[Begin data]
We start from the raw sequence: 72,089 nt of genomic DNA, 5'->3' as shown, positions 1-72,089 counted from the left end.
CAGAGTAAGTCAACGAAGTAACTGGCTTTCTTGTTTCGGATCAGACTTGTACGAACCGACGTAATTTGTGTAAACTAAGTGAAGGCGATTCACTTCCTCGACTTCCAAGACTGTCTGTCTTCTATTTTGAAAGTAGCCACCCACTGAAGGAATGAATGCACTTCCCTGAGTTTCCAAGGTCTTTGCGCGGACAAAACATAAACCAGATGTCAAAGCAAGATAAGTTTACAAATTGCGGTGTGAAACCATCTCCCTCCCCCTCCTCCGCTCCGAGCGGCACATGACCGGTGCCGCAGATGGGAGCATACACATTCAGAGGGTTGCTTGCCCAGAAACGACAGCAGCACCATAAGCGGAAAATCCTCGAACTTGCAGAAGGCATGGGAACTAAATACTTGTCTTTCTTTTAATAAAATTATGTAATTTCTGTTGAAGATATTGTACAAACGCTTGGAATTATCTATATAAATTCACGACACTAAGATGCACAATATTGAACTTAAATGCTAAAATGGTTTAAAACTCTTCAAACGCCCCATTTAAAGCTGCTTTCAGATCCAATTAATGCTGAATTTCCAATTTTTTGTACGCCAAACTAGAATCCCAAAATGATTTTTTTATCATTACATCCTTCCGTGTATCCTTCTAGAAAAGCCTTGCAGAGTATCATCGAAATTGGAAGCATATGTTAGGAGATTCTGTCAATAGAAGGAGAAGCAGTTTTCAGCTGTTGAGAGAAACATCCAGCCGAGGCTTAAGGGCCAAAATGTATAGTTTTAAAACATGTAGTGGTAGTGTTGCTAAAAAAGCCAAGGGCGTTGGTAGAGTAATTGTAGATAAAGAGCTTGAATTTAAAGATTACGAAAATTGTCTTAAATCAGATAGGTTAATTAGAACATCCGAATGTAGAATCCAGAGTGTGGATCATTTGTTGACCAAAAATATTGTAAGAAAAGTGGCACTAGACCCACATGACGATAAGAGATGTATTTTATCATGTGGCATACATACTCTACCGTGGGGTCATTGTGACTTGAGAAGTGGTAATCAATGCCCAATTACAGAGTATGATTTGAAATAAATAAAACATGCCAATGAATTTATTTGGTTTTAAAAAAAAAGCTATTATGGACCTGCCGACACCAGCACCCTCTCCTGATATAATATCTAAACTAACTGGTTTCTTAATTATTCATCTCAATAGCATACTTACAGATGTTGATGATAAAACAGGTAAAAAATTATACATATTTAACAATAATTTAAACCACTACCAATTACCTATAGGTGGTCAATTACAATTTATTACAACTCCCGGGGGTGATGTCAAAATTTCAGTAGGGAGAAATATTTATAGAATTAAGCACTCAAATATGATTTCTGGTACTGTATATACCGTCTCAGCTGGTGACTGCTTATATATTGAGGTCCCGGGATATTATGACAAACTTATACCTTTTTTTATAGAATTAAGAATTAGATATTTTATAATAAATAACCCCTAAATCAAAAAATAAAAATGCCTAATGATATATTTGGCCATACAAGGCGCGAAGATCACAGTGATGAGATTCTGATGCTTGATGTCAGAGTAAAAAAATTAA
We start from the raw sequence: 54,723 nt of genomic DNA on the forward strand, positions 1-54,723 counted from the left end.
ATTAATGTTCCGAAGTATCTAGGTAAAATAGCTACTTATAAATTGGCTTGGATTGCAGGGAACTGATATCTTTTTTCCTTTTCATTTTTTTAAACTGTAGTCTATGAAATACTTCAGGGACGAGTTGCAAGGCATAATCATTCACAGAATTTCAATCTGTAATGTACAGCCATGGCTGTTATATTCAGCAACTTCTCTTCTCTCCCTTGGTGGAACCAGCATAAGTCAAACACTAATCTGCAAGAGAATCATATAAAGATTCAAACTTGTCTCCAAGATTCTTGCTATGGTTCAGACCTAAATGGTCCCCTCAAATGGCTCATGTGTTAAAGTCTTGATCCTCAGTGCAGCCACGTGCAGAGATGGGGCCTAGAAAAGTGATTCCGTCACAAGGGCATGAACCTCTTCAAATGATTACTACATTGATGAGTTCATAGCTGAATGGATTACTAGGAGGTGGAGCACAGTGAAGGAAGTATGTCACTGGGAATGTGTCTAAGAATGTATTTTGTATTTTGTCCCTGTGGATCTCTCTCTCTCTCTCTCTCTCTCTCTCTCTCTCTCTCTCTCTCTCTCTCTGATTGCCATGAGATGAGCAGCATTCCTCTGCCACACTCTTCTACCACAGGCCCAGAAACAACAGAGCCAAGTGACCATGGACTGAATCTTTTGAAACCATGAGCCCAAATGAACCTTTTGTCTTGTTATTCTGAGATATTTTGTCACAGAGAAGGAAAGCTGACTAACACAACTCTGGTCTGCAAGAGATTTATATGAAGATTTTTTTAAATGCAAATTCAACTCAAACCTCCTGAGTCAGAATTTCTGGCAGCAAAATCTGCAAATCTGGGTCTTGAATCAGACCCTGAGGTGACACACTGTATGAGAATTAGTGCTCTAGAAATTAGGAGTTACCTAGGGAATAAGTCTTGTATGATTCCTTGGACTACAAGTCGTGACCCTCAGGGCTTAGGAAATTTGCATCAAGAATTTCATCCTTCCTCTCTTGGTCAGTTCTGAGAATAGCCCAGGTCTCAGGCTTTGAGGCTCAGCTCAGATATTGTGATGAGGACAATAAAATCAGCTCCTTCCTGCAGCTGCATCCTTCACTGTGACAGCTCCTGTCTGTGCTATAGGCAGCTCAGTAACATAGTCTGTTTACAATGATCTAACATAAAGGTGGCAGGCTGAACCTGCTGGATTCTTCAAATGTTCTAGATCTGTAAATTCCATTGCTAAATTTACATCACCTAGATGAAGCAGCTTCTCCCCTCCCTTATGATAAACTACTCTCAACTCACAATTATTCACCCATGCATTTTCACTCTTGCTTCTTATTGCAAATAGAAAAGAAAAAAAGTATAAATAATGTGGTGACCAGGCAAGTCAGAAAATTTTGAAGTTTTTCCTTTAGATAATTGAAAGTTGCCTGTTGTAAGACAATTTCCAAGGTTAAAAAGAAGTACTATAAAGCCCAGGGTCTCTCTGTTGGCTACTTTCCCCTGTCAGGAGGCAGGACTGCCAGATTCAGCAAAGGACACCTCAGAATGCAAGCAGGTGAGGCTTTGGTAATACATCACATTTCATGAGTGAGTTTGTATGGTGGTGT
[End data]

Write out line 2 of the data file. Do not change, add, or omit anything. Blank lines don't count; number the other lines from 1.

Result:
CAGAGTAAGTCAACGAAGTAACTGGCTTTCTTGTTTCGGATCAGACTTGTACGAACCGACGTAATTTGTGTAAACTAAGTGAAGGCGATTCACTTCCTCGACTTCCAAGACTGTCTGTCTTCTATTTTGAAAGTAGCCACCCACTGAAGGAATGAATGCACTTCCCTGAGTTTCCAAGGTCTTTGCGCGGACAAAACATAAACCAGATGTCAAAGCAAGATAAGTTTACAAATTGCGGTGTGAAACCATCTCCCTCCCCCTCCTCCGCTCCGAGCGGCACATGACCGGTGCCGCAGATGGGAGCATACACATTCAGAGGGTTGCTTGCCCAGAAACGACAGCAGCACCATAAGCGGAAAATCCTCGAACTTGCAGAAGGCATGGGAACTAAATACTTGTCTTTCTTTTAATAAAATTATGTAATTTCTGTTGAAGATATTGTACAAACGCTTGGAATTATCTATATAAATTCACGACACTAAGATGCACAATATTGAACTTAAATGCTAAAATGGTTTAAAACTCTTCAAACGCCCCATTTAAAGCTGCTTTCAGATCCAATTAATGCTGAATTTCCAATTTTTTGTACGCCAAACTAGAATCCCAAAATGATTTTTTTATCATTACATCCTTCCGTGTATCCTTCTAGAAAAGCCTTGCAGAGTATCATCGAAATTGGAAGCATATGTTAGGAGATTCTGTCAATAGAAGGAGAAGCAGTTTTCAGCTGTTGAGAGAAACATCCAGCCGAGGCTTAAGGGCCAAAATGTATAGTTTTAAAACATGTAGTGGTAGTGTTGCTAAAAAAGCCAAGGGCGTTGGTAGAGTAATTGTAGATAAAGAGCTTGAATTTAAAGATTACGAAAATTGTCTTAAATCAGATAGGTTAATTAGAACATCCGAATGTAGAATCCAGAGTGTGGATCATTTGTTGACCAAAAATATTGTAAGAAAAGTGGCACTAGACCCACATGACGATAAGAGATGTATTTTATCATGTGGCATACATACTCTACCGTGGGGTCATTGTGACTTGAGAAGTGGTAATCAATGCCCAATTACAGAGTATGATTTGAAATAAATAAAACATGCCAATGAATTTATTTGGTTTTAAAAAAAAAGCTATTATGGACCTGCCGACACCAGCACCCTCTCCTGATATAATATCTAAACTAACTGGTTTCTTAATTATTCATCTCAATAGCATACTTACAGATGTTGATGATAAAACAGGTAAAAAATTATACATATTTAACAATAATTTAAACCACTACCAATTACCTATAGGTGGTCAATTACAATTTATTACAACTCCCGGGGGTGATGTCAAAATTTCAGTAGGGAGAAATATTTATAGAATTAAGCACTCAAATATGATTTCTGGTACTGTATATACCGTCTCAGCTGGTGACTGCTTATATATTGAGGTCCCGGGATATTATGACAAACTTATACCTTTTTTTATAGAATTAAGAATTAGATATTTTATAATAAATAACCCCTAAATCAAAAAATAAAAATGCCTAATGATATATTTGGCCATACAAGGCGCGAAGATCACAGTGATGAGATTCTGATGCTTGATGTCAGAGTAAAAAAATTAA